Inside a wood-panelled Sausalito, California, studio called The Plant, Metallica frontman James Hetfield and drummer Lars Ulrich gaze reflectively at a dust-covered relic sitting in the corner of the room. "This thing's been in the closet for 10 years," says Hetfield. "It was the second guitar I ever owned, and it was the only one I had when we recorded Kill 'Em All." He picks up the cheap, white Flying V copy and begins to pluck out southern rock licks in the vein of Lynyrd Skynyrd. "It still plays pretty good," he beams.
“When we were making our last record, nobody knew who the fuck Kurt Cobain was!” Kirk Hammett, at ease in the lounge of the New York City recording studio where he and the rest of Metallica are rushing to finish their sixth album, Load, is acutely aware of how much the musical climate has changed in the five years since the band put out their last studio recording.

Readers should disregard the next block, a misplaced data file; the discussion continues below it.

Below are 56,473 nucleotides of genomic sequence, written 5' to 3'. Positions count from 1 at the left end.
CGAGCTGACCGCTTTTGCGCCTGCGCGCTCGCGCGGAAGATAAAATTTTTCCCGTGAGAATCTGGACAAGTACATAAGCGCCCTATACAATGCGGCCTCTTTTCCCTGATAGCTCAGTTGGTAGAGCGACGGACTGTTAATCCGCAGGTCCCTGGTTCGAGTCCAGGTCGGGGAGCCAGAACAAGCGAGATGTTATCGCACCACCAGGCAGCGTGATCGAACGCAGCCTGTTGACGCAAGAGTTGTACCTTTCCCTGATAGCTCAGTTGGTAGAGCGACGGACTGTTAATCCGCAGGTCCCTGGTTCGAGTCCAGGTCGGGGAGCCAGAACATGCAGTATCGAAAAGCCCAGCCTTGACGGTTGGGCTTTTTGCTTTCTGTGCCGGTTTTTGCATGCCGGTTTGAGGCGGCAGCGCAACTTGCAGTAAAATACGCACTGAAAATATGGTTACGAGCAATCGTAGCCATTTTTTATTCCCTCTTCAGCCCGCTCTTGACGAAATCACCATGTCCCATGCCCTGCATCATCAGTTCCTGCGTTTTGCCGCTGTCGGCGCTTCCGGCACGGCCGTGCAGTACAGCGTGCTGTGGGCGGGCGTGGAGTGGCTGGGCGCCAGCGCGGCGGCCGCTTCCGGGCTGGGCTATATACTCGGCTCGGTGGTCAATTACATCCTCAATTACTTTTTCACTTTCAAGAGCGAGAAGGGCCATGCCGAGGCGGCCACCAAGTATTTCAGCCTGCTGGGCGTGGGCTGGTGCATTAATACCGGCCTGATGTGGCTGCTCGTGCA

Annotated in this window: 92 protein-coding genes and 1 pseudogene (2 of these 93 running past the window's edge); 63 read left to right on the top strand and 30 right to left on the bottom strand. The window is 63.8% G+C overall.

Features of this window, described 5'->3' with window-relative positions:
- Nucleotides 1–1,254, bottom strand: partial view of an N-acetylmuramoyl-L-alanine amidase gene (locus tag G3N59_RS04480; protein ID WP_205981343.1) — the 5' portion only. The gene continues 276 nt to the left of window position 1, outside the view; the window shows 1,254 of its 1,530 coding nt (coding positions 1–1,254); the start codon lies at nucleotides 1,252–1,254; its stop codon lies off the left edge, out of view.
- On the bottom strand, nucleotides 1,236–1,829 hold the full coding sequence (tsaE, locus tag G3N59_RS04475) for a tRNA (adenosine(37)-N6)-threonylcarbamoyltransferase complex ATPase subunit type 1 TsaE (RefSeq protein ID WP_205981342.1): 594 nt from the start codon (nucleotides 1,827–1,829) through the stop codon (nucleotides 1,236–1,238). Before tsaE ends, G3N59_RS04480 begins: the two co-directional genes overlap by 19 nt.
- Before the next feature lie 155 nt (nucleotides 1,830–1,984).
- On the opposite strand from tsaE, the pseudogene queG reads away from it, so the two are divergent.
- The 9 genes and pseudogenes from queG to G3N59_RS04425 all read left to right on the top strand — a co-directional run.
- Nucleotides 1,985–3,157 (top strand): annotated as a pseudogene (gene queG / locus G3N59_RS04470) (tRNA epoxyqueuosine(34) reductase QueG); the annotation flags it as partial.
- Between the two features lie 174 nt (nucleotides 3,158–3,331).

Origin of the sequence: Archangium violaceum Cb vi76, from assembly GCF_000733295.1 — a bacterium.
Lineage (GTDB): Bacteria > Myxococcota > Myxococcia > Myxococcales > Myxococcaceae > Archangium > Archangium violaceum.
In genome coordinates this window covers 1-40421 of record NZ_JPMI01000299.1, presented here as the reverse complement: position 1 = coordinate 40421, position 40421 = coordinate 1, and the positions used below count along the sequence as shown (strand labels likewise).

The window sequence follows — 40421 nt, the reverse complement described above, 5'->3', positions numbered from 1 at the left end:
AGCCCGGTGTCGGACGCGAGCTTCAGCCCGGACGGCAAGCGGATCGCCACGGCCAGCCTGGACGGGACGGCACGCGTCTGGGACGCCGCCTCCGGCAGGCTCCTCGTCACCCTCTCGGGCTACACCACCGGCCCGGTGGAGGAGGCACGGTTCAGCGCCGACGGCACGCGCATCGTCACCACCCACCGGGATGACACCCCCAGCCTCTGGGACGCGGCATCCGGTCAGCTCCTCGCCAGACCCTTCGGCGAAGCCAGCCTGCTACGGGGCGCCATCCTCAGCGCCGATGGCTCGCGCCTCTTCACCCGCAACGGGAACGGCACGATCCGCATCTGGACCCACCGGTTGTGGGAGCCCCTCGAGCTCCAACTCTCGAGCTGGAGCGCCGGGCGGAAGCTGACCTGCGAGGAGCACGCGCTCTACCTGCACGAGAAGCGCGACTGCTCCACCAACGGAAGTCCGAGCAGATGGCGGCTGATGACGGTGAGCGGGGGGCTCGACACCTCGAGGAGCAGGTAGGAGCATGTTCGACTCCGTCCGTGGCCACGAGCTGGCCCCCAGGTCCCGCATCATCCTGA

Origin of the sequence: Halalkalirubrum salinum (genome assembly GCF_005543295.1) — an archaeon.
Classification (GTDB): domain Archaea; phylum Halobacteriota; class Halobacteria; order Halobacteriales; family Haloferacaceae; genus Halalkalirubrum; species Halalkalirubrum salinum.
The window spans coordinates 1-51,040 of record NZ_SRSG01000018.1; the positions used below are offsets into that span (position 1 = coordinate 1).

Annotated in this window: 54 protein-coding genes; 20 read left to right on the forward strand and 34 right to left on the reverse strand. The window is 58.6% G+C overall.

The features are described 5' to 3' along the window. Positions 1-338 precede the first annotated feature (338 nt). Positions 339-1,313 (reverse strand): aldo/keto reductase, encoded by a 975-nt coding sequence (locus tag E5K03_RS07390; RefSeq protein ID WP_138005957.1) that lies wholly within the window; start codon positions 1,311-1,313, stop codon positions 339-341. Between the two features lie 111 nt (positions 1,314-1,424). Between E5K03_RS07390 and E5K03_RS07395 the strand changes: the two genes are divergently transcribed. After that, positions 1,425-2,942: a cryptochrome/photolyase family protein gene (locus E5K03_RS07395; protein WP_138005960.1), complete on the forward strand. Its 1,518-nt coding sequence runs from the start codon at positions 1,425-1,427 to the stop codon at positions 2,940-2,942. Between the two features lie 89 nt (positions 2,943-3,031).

Despite their similar attire, Iommi and Hetfield' s demeanors provide sharp studies in contrast. Iommi, with his dark eyes, meticulously groomed moustache and soft English accent, has the dignified bearing of a British noble man. The blond, gravel-voiced, sharp-tongued Hetfield, on the other hand, has the guarded, hulking aspect of an urban street-fighting man.
In a recent interview with Dallas/Ft. Worth, Texas radio station 97.1 The Eagle Rocks, Megadeth's Dave Mustaine expressed a fond desire: to form a supergroup with Metallica's James Hetfiled and Lars Ulrich.
Metallica have officially announced their plans for a string of shows celebrating their 30th anniversary. The metal legends have announced that they will be playing four shows at the historic Fillmore in San Francisco on December 5, 7, 9, and 10 as part of a week-long celebration in the Bay Area.